Harold Monro (14 March 1879 - 16 March 1932 / Brussels)
You little friend, your nose is ready; you sniff,
Asking for that expected walk,
(Your nostrils full of the happy rabbit-whiff)
And almost talk.
And so the moment becomes a moving force;
Coats glide down from their pegs in the humble dark;
The sticks grow live to the stride of their vagrant course.
You scamper the stairs,
Your body informed with the scent and the track and the mark
Of stoats and weasels, moles and badgers and hares.
We are going OUT. You know the pitch of the word,
Probing the tone of thought as it comes through fog
And reaches by devious means (half-smelt, half-heard)
The four-legged brain of a walk-ecstatic dog.
Out in the garden your head is already low.
(Can you smell the rose? Ah, no.)
But your limbs can draw
Life from the earth through the touch of your padded paw.
Now, sending a little look to us behind,
Who follow slowly the track of your lovely play,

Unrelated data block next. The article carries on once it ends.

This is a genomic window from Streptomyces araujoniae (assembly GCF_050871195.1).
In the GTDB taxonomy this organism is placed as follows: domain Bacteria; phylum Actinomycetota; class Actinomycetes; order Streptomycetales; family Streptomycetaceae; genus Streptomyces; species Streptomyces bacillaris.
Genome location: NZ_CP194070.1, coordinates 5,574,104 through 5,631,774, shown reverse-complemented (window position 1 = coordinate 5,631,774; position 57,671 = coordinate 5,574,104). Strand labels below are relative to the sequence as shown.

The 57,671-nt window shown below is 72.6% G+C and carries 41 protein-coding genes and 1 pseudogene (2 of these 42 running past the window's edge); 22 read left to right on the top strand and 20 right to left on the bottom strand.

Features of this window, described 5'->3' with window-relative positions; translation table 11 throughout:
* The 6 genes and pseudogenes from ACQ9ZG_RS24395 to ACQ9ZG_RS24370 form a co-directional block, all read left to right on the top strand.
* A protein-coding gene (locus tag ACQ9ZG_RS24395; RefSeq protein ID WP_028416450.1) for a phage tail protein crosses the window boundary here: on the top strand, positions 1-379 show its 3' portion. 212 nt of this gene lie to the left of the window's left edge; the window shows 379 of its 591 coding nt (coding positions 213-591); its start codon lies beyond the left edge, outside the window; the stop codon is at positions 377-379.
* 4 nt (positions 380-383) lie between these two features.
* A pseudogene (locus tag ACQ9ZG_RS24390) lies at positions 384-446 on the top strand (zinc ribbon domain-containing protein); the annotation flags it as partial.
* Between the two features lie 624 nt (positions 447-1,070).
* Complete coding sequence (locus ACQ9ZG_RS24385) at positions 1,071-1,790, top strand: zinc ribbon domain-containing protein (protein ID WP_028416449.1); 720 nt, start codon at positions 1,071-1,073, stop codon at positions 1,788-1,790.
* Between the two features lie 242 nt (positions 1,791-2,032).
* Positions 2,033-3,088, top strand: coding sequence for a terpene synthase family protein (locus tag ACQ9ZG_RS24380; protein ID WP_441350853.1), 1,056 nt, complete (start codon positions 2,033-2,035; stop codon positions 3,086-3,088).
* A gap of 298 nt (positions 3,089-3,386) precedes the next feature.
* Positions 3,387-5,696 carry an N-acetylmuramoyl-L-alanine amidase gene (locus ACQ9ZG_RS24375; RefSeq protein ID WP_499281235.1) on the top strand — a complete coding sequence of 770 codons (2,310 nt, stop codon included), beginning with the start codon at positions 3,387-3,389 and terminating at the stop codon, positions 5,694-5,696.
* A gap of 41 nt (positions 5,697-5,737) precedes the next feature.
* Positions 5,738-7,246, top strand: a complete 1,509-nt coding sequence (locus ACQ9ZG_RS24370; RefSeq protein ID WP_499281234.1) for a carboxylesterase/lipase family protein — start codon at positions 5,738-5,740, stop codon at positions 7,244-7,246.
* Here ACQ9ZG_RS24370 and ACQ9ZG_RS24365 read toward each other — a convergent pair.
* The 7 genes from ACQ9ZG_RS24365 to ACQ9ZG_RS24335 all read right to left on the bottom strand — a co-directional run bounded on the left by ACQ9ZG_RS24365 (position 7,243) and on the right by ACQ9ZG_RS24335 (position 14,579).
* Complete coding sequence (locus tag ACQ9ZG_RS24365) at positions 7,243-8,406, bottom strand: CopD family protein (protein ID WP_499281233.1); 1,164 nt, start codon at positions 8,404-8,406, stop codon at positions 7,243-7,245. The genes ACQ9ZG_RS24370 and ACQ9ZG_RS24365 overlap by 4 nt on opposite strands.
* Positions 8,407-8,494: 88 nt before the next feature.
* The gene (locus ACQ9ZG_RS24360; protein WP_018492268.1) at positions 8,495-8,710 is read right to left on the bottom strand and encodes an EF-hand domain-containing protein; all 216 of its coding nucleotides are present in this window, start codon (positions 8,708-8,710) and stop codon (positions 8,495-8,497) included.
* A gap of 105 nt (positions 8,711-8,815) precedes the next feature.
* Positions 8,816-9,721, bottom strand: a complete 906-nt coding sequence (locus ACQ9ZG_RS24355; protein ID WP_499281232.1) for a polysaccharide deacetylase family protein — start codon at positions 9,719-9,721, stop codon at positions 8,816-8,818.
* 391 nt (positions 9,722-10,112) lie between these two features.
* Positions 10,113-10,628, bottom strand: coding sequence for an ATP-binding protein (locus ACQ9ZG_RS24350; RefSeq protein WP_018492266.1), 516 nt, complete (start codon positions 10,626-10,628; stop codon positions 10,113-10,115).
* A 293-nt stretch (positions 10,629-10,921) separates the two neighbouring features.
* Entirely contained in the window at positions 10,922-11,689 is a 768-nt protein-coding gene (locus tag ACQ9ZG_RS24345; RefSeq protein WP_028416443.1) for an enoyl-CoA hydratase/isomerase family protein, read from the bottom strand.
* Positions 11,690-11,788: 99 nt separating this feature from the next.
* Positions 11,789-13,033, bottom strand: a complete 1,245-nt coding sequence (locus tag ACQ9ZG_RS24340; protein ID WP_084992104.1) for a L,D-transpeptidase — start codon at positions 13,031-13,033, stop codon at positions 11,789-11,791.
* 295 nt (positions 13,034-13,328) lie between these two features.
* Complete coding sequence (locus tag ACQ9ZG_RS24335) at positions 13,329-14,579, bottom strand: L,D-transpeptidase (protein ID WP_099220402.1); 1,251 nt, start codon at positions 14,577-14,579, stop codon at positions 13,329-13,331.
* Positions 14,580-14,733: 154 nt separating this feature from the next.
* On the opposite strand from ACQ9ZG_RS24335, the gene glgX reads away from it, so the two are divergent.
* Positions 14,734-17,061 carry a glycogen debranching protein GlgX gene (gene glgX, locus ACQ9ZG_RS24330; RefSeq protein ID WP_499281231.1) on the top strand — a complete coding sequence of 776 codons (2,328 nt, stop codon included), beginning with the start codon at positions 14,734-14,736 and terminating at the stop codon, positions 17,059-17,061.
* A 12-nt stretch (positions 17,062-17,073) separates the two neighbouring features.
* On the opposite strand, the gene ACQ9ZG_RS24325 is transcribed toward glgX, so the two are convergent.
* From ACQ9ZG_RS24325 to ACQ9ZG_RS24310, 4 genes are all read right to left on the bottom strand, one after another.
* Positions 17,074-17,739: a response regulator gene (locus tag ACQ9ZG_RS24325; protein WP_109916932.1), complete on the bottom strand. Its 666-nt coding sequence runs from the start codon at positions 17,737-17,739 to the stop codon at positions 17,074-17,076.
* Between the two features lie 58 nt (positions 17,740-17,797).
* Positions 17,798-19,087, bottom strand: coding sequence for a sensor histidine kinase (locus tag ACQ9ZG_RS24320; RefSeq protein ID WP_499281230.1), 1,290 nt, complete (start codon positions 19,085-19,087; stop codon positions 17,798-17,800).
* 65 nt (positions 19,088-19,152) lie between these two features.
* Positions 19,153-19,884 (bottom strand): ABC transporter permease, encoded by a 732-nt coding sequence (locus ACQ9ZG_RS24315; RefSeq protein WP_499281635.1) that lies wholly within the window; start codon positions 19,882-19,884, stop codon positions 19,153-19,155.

You carry our bodies forward away from mind
Into the light and fun of your useless day.
* * * * *
Thus, for your walk, we took ourselves, and went
Out by the hedge and the tree to the open ground.
You ran, in delightful strata of wafted scent,
Over the hill without seeing the view;
Beauty is smell upon primitive smell to you:
To you, as to us, it is distant and rarely found.
Home ... and further joy will be surely there:
Supper waiting full of the taste of bone.
You throw up your nose again, and sniff, and stare
For the rapture known
Of the quick wild gorge of food and the still lie-down
While your people talk above you in the light
Of candles, and your dreams will merge and drown
Into the bed-delicious hours of night.
Comments about this poem (Dog by Harold Monro )
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